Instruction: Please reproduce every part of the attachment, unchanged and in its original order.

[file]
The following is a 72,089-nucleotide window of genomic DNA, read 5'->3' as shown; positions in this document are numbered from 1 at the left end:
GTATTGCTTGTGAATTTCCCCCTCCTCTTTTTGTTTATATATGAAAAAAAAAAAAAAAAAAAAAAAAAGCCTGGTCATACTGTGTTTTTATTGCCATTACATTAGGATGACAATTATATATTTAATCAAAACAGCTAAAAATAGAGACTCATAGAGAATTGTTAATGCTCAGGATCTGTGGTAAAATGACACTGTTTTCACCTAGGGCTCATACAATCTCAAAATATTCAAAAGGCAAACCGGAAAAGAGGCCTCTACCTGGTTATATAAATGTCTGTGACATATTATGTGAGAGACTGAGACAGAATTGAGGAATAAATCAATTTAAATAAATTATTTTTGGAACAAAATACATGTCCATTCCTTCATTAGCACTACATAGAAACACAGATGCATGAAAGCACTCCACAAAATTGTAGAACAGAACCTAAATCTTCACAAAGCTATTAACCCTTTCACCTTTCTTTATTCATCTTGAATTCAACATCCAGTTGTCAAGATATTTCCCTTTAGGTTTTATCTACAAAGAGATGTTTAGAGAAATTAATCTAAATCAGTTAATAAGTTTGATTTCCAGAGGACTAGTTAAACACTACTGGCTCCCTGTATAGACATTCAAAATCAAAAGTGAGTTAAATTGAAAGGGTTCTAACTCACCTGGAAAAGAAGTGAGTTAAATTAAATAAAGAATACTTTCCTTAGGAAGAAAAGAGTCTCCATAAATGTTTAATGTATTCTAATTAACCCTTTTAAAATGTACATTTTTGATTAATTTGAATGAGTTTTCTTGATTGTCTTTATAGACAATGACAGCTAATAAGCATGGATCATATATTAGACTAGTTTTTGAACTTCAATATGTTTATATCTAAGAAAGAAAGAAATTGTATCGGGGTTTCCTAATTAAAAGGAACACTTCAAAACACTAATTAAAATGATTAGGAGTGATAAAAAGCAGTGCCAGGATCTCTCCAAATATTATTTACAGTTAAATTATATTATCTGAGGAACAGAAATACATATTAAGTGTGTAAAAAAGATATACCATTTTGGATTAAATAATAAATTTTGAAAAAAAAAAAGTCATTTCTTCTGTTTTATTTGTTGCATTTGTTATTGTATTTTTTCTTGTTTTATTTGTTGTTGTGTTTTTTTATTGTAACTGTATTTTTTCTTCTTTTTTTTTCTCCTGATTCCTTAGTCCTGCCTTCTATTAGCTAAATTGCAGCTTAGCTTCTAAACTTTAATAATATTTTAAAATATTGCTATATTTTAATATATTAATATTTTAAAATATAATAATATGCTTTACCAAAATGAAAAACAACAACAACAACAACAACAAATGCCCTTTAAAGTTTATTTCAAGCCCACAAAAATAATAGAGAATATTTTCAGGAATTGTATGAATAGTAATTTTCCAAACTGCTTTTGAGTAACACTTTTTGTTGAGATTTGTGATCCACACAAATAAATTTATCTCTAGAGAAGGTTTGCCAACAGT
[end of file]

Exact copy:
The following is a 72,089-nucleotide window of genomic DNA, read 5'->3' as shown; positions in this document are numbered from 1 at the left end:
GTATTGCTTGTGAATTTCCCCCTCCTCTTTTTGTTTATATATGAAAAAAAAAAAAAAAAAAAAAAAAAGCCTGGTCATACTGTGTTTTTATTGCCATTACATTAGGATGACAATTATATATTTAATCAAAACAGCTAAAAATAGAGACTCATAGAGAATTGTTAATGCTCAGGATCTGTGGTAAAATGACACTGTTTTCACCTAGGGCTCATACAATCTCAAAATATTCAAAAGGCAAACCGGAAAAGAGGCCTCTACCTGGTTATATAAATGTCTGTGACATATTATGTGAGAGACTGAGACAGAATTGAGGAATAAATCAATTTAAATAAATTATTTTTGGAACAAAATACATGTCCATTCCTTCATTAGCACTACATAGAAACACAGATGCATGAAAGCACTCCACAAAATTGTAGAACAGAACCTAAATCTTCACAAAGCTATTAACCCTTTCACCTTTCTTTATTCATCTTGAATTCAACATCCAGTTGTCAAGATATTTCCCTTTAGGTTTTATCTACAAAGAGATGTTTAGAGAAATTAATCTAAATCAGTTAATAAGTTTGATTTCCAGAGGACTAGTTAAACACTACTGGCTCCCTGTATAGACATTCAAAATCAAAAGTGAGTTAAATTGAAAGGGTTCTAACTCACCTGGAAAAGAAGTGAGTTAAATTAAATAAAGAATACTTTCCTTAGGAAGAAAAGAGTCTCCATAAATGTTTAATGTATTCTAATTAACCCTTTTAAAATGTACATTTTTGATTAATTTGAATGAGTTTTCTTGATTGTCTTTATAGACAATGACAGCTAATAAGCATGGATCATATATTAGACTAGTTTTTGAACTTCAATATGTTTATATCTAAGAAAGAAAGAAATTGTATCGGGGTTTCCTAATTAAAAGGAACACTTCAAAACACTAATTAAAATGATTAGGAGTGATAAAAAGCAGTGCCAGGATCTCTCCAAATATTATTTACAGTTAAATTATATTATCTGAGGAACAGAAATACATATTAAGTGTGTAAAAAAGATATACCATTTTGGATTAAATAATAAATTTTGAAAAAAAAAAAGTCATTTCTTCTGTTTTATTTGTTGCATTTGTTATTGTATTTTTTCTTGTTTTATTTGTTGTTGTGTTTTTTTATTGTAACTGTATTTTTTCTTCTTTTTTTTTCTCCTGATTCCTTAGTCCTGCCTTCTATTAGCTAAATTGCAGCTTAGCTTCTAAACTTTAATAATATTTTAAAATATTGCTATATTTTAATATATTAATATTTTAAAATATAATAATATGCTTTACCAAAATGAAAAACAACAACAACAACAACAACAAATGCCCTTTAAAGTTTATTTCAAGCCCACAAAAATAATAGAGAATATTTTCAGGAATTGTATGAATAGTAATTTTCCAAACTGCTTTTGAGTAACACTTTTTGTTGAGATTTGTGATCCACACAAATAAATTTATCTCTAGAGAAGGTTTGCCAACAGT